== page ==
With the mission of spreading gratitude by encouraging people to share what they appreciate about each other with each other.
This mission also influenced my vision. i started out by wanting to help people develop a habit of gratitude. But as soon as I identified the how and the what of expressing gratitude by sharing appreciation, I realized that it also had the added benefit of helping people to see themselves the way that other people do.
Over time, this became a really important part of the vision. Even if I had discovered a better way of developing a habit of gratitude, if it didn’t also hit on this second part of the vision, I probably wouldn’t have been as interested in pursing the idea.
It’s not unusual for a vision and mission to co-evolve, particularly in the early days.
3. Core Values That Differentiate
Gratitude is a core value for me. And this product came about because I wanted to build products that were an expression of my own values.
So gratitude is an obvious one.
Sharing is another one. I didn’t want to just create a gratitude journal that you kept to yourself. I wanted to encourage people to share gratitude with each other.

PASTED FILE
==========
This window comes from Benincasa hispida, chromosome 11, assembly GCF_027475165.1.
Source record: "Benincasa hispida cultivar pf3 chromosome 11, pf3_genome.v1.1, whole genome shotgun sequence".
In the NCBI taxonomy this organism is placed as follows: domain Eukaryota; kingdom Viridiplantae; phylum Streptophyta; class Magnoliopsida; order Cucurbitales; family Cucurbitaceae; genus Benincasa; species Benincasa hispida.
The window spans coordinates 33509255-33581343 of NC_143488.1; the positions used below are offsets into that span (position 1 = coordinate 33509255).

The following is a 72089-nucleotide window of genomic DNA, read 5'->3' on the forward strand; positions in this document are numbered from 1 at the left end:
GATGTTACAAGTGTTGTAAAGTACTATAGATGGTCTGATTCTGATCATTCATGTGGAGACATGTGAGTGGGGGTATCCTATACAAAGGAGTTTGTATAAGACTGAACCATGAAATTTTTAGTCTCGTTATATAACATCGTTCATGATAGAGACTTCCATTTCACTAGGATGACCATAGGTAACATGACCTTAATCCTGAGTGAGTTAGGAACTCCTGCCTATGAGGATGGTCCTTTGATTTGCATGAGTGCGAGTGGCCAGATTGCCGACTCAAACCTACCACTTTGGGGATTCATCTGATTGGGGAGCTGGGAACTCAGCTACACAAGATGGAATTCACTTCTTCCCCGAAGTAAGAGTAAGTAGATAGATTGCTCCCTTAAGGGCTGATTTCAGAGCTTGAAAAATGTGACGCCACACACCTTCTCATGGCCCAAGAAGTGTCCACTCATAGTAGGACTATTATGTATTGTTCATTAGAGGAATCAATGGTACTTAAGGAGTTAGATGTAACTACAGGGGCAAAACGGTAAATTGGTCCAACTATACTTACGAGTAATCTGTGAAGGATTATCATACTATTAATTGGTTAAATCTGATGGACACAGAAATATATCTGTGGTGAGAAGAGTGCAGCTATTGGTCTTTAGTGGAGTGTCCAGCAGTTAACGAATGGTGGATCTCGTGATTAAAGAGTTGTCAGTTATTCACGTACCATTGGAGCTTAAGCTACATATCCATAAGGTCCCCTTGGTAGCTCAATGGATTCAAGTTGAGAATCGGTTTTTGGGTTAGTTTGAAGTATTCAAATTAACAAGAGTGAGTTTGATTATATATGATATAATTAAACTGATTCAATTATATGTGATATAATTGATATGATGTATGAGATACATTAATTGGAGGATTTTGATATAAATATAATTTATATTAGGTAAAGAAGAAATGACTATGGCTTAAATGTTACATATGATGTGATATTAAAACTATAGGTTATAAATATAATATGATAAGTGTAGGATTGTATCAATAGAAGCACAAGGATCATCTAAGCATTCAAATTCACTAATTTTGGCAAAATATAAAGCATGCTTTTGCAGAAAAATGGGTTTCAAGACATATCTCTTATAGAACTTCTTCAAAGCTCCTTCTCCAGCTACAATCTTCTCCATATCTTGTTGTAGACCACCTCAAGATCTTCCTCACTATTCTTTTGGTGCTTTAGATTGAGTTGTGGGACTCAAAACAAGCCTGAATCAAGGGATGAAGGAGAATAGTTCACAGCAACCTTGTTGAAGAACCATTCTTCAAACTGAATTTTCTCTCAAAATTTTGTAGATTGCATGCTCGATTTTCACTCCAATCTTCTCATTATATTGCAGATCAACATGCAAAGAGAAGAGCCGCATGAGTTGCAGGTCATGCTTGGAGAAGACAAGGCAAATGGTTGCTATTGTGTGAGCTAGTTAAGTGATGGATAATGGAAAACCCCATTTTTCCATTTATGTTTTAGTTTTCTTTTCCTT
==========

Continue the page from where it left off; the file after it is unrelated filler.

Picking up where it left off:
Authenticity is another one. The last thing I want is to encourage people to brown-nose or flatter people just for the sake of flattery. I focused on helping people construct specific, meaningful feedback that expressed their genuine gratitude.
Each of these values shaped how I decided what to build.
4. Know Your Audience Better Than Anyone Else
I never picked a niche. And this is probably why this continues to just be a side project and not something more.
If I were to get serious about this project, there are a lot of paths I could take.
I could focus on people who suffer from depression or anxiety.
I could integrate with Facebook and focus on spreading the habit through circles of friends.
I could focus on founders who are going through tough times to help them stay in touch with their original vision and maintain a habit of gratitude for their team.
Regardless of where I focused, I would need to learn as much as possible about that audience.
These are some of the things I would want to know:
- when do people naturally feel gratitude?
- where are they?
- what type of device do they have access to?
- do they have internet access?
- what are the barriers to sharing appreciation?
- what is the risk in sharing appreciation?
- what triggers throughout their day could be used to attach a habit of gratitude?
And so much more.
5. Define Explicit Guiding Principles
I find that guiding principles start to become apparent as you build your solution. But it’s even better if you can identify them ahead of time.
With GratiGrams, right off the bat, I had the following guiding principles:
- Sharing gratitude is good for people.